Imagine the science of climatology, if long-running weather stations were uncoordinated and operated independently with little cross-site comparison. Such is the present state of the long-term soils research base. The world’s long-term soil experiments are not well organized or even inventoried, and these studies are unknown to most scientists and to most of humanity. In the coming decades, knowledge gained from long-term soil experiments (LTSEs) will become increasingly important to sustainably produce high-quality food, water, and fiber, and prerequisite to the science of environmental change (Figure 1). The transformation of pedology by anthropedogenesis (Bidwell and Hole 1965, Yaalon and Yaron 1966, Richter 2007) places LTSEs in new light, and make it obvious that they need review, coordination, and expansion.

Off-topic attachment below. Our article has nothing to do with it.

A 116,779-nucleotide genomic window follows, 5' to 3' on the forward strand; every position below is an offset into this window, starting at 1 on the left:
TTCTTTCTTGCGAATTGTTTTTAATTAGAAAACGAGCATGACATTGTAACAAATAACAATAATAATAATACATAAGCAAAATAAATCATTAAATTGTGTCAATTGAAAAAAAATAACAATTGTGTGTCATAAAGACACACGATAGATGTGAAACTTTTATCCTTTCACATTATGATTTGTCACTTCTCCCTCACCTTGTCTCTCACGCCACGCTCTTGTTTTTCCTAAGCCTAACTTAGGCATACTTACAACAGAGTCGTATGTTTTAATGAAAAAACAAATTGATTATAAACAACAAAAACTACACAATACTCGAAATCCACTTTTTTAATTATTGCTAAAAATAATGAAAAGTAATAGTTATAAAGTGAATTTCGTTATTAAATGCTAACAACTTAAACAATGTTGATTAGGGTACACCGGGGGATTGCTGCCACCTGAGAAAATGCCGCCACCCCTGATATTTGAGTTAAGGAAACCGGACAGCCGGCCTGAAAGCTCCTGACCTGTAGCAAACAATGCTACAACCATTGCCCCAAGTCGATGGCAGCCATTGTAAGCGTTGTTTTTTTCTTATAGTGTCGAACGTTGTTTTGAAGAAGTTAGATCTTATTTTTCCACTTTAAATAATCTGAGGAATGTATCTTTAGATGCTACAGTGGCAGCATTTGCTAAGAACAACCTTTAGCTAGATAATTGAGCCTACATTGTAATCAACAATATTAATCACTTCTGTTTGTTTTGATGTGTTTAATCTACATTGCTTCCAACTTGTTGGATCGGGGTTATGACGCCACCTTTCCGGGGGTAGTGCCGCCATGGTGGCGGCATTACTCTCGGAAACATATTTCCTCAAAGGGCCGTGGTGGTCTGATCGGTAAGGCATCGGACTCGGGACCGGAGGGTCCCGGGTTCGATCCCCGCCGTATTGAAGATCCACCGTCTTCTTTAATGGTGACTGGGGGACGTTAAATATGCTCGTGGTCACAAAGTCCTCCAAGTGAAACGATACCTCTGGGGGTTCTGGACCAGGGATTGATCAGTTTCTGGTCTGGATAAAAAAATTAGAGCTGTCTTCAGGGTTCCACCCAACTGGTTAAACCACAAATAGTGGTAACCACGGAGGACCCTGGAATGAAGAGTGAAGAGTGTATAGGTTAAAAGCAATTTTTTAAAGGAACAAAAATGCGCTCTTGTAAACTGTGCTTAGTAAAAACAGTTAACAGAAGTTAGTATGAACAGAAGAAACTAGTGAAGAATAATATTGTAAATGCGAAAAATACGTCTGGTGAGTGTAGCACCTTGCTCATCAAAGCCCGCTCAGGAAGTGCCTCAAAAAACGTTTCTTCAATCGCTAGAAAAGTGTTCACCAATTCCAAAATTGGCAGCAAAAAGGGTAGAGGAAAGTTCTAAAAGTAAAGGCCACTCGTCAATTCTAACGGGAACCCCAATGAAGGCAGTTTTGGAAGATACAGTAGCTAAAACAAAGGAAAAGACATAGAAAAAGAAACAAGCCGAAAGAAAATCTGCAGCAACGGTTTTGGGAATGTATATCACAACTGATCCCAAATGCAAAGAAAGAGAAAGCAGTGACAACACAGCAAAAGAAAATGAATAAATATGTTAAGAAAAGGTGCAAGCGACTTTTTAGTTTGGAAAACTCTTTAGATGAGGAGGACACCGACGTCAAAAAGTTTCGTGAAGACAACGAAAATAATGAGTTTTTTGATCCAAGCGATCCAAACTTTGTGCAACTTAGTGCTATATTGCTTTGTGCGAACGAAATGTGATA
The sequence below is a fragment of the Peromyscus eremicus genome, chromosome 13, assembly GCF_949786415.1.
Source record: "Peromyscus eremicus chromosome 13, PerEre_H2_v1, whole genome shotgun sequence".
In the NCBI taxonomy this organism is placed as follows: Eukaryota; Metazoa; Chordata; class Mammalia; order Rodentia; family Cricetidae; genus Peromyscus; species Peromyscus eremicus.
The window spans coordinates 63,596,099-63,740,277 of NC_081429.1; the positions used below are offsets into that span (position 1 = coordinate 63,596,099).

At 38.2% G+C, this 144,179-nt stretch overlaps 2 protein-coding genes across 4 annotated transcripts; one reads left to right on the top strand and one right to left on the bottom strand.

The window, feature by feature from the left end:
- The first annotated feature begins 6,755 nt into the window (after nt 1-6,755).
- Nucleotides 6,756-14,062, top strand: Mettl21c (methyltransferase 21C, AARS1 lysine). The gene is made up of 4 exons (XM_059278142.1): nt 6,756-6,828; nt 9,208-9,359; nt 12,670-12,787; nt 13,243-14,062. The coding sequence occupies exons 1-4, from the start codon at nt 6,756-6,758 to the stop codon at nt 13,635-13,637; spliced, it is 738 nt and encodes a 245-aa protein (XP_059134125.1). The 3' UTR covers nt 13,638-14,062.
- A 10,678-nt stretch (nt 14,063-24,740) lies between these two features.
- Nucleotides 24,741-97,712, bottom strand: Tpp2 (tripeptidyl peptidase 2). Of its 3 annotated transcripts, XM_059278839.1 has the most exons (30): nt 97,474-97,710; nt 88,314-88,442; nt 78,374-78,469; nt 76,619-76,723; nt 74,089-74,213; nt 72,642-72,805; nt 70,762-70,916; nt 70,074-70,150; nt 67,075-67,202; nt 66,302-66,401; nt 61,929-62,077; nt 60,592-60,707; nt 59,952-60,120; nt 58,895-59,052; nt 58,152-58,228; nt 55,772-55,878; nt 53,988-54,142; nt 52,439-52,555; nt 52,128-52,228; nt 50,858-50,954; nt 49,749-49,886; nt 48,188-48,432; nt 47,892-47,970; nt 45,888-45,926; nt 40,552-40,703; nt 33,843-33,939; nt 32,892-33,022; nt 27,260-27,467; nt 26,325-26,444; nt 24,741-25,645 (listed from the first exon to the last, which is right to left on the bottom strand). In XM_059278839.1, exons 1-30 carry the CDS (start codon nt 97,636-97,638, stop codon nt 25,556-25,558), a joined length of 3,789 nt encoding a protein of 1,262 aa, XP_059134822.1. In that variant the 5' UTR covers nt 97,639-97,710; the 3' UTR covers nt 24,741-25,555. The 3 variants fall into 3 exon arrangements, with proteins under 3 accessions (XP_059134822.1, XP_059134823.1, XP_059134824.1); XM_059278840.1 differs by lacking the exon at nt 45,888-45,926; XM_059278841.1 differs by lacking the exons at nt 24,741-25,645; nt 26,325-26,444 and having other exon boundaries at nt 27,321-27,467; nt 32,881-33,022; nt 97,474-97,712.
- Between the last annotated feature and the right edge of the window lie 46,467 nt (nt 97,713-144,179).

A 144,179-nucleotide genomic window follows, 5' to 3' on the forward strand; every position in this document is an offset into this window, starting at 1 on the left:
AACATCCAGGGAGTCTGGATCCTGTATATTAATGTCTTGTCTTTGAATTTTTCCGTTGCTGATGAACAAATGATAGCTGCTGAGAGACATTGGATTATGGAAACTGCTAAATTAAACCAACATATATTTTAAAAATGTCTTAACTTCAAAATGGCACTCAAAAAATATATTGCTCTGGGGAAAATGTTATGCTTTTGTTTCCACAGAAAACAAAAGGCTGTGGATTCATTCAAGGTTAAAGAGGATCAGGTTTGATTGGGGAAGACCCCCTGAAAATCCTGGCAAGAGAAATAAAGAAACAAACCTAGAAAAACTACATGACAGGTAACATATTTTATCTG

A number of society’s most important scientific questions involve the future of Earth’s soils, and the world’s long-term soils research will be important to resolving these questions as well.
Three most pressing questions are:
• Can soils more than double food production in a few decades, all while minimizing adverse effects on the wider environment?
• How can land management improve soil’s processing of nutrients, organic matter,wastes, toxics, and water?